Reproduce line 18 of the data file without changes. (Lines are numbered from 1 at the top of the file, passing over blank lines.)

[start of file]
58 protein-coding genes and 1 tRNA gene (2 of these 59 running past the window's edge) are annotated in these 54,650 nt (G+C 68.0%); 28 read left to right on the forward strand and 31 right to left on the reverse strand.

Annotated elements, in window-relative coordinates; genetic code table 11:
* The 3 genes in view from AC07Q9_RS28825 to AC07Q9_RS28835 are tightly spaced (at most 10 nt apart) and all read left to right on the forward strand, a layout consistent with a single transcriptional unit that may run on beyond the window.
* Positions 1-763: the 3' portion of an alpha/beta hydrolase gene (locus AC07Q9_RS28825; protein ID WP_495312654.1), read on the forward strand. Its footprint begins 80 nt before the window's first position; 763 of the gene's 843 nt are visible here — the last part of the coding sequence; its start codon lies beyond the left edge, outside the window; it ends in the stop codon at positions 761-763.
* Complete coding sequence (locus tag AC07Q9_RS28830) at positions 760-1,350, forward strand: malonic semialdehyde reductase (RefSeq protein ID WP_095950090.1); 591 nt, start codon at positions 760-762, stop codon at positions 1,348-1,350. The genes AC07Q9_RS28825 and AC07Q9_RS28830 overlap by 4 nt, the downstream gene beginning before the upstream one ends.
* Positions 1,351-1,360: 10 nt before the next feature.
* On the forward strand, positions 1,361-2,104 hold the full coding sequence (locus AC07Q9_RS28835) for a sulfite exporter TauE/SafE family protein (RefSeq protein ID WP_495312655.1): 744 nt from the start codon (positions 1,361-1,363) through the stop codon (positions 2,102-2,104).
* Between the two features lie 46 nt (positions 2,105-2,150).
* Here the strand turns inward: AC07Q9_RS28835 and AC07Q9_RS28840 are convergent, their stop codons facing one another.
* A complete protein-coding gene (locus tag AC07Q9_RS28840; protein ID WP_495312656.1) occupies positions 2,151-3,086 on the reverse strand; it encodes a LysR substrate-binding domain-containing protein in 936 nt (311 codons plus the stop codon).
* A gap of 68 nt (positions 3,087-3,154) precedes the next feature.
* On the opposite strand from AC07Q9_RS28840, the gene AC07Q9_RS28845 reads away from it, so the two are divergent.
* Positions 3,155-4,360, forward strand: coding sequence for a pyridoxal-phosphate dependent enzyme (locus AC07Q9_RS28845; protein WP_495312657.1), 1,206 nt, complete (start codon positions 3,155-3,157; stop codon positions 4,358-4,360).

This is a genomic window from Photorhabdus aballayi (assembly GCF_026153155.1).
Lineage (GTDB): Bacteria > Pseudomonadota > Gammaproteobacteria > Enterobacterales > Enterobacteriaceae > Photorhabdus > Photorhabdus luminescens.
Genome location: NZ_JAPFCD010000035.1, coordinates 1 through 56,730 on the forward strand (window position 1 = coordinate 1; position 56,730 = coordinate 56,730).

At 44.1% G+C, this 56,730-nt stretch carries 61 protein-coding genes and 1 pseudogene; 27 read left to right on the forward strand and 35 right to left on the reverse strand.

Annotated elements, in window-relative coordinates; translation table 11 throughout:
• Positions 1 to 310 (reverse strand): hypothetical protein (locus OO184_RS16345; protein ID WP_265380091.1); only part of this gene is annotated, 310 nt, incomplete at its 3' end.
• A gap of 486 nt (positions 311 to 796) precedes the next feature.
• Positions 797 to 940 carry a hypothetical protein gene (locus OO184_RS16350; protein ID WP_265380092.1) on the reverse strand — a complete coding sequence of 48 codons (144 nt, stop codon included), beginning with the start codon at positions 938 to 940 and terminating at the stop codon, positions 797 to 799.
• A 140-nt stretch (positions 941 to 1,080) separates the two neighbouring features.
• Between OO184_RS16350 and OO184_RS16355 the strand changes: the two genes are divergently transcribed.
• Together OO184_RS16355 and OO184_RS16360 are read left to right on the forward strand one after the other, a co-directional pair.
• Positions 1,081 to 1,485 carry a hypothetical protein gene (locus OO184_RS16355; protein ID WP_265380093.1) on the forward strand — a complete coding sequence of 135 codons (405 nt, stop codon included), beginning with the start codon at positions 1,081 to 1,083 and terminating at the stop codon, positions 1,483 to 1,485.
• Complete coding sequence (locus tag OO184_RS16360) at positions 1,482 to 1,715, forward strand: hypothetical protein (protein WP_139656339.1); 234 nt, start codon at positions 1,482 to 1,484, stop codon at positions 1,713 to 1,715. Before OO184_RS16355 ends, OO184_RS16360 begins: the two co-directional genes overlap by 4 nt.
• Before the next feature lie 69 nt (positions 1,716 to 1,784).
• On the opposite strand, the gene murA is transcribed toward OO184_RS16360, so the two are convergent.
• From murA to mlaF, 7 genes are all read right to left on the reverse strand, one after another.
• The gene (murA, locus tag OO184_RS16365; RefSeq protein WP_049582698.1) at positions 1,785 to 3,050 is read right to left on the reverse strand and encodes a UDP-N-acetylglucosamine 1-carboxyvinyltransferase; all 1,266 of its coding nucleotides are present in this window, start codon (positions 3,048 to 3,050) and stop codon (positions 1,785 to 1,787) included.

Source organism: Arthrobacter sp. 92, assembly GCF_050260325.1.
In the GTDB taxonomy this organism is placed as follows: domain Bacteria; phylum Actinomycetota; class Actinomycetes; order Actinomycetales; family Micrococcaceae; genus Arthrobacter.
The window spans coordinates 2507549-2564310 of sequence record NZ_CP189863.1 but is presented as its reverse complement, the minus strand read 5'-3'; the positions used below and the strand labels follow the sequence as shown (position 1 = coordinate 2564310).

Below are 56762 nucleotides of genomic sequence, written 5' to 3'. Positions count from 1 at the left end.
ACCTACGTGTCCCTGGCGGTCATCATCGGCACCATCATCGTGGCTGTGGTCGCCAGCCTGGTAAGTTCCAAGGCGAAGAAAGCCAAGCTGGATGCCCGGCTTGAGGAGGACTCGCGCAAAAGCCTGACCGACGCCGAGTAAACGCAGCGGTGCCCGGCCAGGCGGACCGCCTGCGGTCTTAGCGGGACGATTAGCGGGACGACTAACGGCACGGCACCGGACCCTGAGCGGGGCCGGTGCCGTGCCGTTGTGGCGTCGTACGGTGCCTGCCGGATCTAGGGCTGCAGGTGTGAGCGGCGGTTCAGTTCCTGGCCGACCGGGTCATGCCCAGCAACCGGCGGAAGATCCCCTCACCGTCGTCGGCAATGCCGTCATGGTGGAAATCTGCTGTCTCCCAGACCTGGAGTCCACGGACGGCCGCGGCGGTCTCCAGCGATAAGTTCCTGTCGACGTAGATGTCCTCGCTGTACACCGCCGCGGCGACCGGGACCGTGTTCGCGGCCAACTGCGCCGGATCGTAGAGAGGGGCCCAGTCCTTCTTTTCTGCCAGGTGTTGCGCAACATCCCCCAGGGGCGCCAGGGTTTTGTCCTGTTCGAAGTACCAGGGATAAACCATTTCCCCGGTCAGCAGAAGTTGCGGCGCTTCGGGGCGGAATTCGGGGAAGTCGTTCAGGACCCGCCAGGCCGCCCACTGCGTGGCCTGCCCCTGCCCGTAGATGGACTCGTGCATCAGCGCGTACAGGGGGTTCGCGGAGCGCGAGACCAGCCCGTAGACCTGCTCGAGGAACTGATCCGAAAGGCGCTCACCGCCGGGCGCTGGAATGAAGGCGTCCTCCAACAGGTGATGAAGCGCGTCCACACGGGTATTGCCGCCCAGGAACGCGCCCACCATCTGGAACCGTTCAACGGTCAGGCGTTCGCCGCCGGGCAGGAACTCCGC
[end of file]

Annotated elements, in window-relative coordinates; translation table 11 throughout: